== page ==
Remember how we all loved Ethan Hawke's character in "Reality Bites?"  It was his first big breakout role, though some of you may remember him in "Dead Poets Society" as well.  

Ethan Hawke at Directors Guild Of America on May 21, 2013 in Los Angeles, California. (Frederick M. Brown; Getty Images Entertainment)

Well, I must have been living under a rock since then because this actor and writer has been doing some great work over the years and I never realized it, until recently.  I'm most excited to tell you about a series of three films which you may not have seen:  "Before Sunrise," "Before Sunset," and "Before Midnight."

After seeing "Before Midnight" in the movie theatre recently, we got really curious about the previous films in the series so we watched both of them at home.  Hawke and his co-star, Julie Delpy portray a couple who meet on a train, get to know each other, fall in love, then deal with the challenges of relationships, exes, children, distance, and their decisions.

I don't want to give too much away but suggest that you might want to rent these films or get them "on-demand" from your cable provider.  Warning:  these movies are different from your typical summer blockbusters.   There are no explosions; no car crashes, and no aliens.  Each film is loaded with dialogue.  Lots of it.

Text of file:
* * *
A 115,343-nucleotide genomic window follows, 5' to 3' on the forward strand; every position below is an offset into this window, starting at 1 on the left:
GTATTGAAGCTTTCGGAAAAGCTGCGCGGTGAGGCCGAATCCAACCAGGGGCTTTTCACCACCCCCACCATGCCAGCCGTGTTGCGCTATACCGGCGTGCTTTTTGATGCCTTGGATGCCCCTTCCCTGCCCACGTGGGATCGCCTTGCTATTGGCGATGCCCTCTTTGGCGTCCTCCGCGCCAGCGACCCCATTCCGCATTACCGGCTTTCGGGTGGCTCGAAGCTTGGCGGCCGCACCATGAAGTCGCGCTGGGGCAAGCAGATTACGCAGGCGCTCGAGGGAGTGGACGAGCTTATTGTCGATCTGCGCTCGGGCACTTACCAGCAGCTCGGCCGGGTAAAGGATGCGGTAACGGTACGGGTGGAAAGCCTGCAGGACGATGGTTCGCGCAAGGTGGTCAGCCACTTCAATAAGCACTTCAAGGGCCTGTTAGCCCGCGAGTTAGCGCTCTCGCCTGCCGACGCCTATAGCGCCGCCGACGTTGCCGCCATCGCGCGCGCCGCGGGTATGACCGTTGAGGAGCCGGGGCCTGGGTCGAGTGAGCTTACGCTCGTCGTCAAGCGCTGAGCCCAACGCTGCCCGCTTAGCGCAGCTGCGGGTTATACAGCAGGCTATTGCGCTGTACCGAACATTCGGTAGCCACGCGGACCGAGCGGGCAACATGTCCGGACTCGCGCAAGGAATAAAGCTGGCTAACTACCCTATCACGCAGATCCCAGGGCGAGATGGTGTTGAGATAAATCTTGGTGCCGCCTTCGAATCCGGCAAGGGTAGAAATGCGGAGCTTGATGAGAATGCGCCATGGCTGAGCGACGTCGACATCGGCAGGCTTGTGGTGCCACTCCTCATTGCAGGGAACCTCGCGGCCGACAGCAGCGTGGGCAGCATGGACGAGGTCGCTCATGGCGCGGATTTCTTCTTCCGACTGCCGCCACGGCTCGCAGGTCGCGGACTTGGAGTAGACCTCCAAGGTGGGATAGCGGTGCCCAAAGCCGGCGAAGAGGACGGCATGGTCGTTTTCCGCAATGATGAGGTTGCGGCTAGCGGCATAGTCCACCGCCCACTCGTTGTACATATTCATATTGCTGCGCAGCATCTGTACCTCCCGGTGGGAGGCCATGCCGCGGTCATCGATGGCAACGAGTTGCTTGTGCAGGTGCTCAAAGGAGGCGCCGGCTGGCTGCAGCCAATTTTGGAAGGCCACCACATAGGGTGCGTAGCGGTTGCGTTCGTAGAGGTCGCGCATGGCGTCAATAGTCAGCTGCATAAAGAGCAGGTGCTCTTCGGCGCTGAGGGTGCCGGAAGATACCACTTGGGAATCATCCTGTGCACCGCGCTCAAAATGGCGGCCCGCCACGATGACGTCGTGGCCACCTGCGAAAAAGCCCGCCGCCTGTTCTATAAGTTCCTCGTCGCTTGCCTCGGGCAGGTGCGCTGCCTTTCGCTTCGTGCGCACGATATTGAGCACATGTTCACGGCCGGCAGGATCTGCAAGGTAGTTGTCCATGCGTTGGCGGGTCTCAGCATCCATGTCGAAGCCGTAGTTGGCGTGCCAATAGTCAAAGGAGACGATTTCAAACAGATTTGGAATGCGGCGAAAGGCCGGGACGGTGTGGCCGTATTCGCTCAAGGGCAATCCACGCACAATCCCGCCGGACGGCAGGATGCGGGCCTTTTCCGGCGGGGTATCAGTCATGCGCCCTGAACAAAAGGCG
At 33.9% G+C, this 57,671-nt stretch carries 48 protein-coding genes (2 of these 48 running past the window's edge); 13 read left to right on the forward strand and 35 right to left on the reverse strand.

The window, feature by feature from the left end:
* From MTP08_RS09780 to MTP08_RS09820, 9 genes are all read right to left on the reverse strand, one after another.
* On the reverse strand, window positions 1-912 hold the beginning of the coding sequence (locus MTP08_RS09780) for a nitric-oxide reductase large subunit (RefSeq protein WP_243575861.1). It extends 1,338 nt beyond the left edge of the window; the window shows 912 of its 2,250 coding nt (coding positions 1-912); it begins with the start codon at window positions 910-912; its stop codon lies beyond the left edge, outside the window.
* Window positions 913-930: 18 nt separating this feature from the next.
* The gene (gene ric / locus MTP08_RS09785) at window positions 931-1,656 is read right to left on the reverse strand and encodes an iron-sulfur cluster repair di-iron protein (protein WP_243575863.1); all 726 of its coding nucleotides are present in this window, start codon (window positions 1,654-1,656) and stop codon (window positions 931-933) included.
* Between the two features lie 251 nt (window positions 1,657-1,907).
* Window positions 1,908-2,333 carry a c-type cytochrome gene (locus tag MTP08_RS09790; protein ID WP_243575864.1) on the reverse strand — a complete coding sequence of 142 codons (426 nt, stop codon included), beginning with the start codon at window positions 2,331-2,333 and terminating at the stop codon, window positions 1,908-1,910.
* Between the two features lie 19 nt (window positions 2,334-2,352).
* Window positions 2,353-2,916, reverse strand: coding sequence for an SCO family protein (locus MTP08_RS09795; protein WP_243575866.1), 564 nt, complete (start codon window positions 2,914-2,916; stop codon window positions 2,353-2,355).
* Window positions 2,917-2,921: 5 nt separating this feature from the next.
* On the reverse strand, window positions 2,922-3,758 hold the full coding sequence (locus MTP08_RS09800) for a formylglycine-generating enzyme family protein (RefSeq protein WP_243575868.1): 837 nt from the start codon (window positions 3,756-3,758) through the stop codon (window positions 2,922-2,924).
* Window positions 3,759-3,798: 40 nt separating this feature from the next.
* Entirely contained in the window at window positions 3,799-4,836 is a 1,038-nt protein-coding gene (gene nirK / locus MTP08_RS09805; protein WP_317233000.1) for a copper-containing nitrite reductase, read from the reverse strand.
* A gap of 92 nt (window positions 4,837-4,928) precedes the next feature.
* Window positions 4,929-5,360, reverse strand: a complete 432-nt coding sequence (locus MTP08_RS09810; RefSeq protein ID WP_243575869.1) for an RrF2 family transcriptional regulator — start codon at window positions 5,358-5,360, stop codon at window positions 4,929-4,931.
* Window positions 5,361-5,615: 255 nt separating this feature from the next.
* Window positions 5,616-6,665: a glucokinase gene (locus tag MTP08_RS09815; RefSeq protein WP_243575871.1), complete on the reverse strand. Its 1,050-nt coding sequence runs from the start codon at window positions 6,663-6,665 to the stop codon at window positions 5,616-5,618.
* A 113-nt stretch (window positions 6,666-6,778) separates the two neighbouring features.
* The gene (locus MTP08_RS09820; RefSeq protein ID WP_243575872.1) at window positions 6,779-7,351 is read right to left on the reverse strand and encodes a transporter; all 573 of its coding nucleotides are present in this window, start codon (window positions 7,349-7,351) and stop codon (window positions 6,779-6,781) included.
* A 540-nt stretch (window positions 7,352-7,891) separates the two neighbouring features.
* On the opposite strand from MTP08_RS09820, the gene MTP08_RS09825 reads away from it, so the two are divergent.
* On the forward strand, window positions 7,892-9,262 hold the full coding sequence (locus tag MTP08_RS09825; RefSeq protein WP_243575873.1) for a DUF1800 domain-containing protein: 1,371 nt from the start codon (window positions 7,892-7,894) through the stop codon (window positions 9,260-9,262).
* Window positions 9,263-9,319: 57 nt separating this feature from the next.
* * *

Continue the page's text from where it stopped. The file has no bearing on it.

The main characters talk and talk and talk, but their conversations seem so real, I felt like I was eavesdropping on these two lovers.  Though it's not necessary to see all three films, I'd suggest you do so if you are looking for a different kind of movie watching experience.

I'd also recommend starting at the beginning with "Before Sunrise" which originally came out in 1995.  The next film, 'Before Sunset," was released in 2004.  It gives you an opportunity to catch up with the two main characters and explore how their feelings for each other may or may not have changed.  (My only complaint about this one was that it was too short at only 1 hour and 20 minutes.)

Earlier this year "Before Midnight" was in theatres so it should soon be coming out on DVD.  Remember, these films are dialogue-heavy with zero special effects, so they may not appeal to everyone in your house.  But if you are in the mood for some refreshingly different movie fare, I'd give the "Before" series two thumbs up.    Have you seen any of these films?  What did you think?